The results of a meta-analysis scheduled for publication in the June 2014 issue of the American Journal of Clinical Nutrition indicate that supplementing with resveratrol, a compound that occurs in red grapes and wine, could help improve glucose control and insulin sensitivity in men and women with diabetes without affecting glycemic measures in those without the disease.
Researchers from Chongqing, China selected eleven randomized, controlled trials of resveratrol supplementation that included a total of 388 participants for their analysis. Resveratrol dose ranged from 8 to 1500 milligrams per day for periods of two weeks to six months. Three of the trials involved diabetic subjects.
While resveratrol did not impact glucose, insulin, insulin resistance or hemoglobin A1C in nondiabetics, these measures were improved among participants with diabetes. As potential mechanisms for resveratrol, authors Kai Liu and colleagues note that the compound has been shown to activate the expression of sirtuin 1, which benefits glucose control. Resveratrol also increases the expression of the insulin-dependent glucose transporter GLUT4 and activates glucose uptake in the absence of insulin.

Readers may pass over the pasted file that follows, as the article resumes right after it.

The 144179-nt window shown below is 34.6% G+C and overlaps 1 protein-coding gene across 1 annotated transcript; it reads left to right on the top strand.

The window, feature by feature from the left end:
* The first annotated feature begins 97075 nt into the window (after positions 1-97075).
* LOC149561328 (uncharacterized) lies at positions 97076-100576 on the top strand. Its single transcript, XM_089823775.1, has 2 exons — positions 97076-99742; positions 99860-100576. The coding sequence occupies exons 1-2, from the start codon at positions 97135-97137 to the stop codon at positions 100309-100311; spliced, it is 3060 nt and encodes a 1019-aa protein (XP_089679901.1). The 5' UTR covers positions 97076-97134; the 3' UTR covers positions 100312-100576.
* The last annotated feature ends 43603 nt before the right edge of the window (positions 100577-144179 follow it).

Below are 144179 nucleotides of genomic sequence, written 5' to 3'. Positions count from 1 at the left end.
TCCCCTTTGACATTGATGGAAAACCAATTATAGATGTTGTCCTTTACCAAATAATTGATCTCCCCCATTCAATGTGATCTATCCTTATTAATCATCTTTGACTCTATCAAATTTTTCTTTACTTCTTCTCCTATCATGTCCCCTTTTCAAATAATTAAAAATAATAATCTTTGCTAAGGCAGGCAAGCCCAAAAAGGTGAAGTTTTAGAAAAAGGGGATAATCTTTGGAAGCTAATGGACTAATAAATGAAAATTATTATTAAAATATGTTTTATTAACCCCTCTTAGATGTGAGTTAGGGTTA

Studies involving animal pancreatic islets have shown that resveratrol inhibits insulin secretion. By activating the expression of Akt (protein kinase B), resveratrol modulates insulin-signaling pathways. Furthermore, resveratrol helps protect against inflammation via several mechanisms.
“Resveratrol significantly improves glucose control and insulin sensitivity in persons with diabetes but does not affect glycemic measures in nondiabetic persons,” the authors conclude. “Additional high-quality studies are needed to further evaluate the potential benefits of resveratrol in humans.”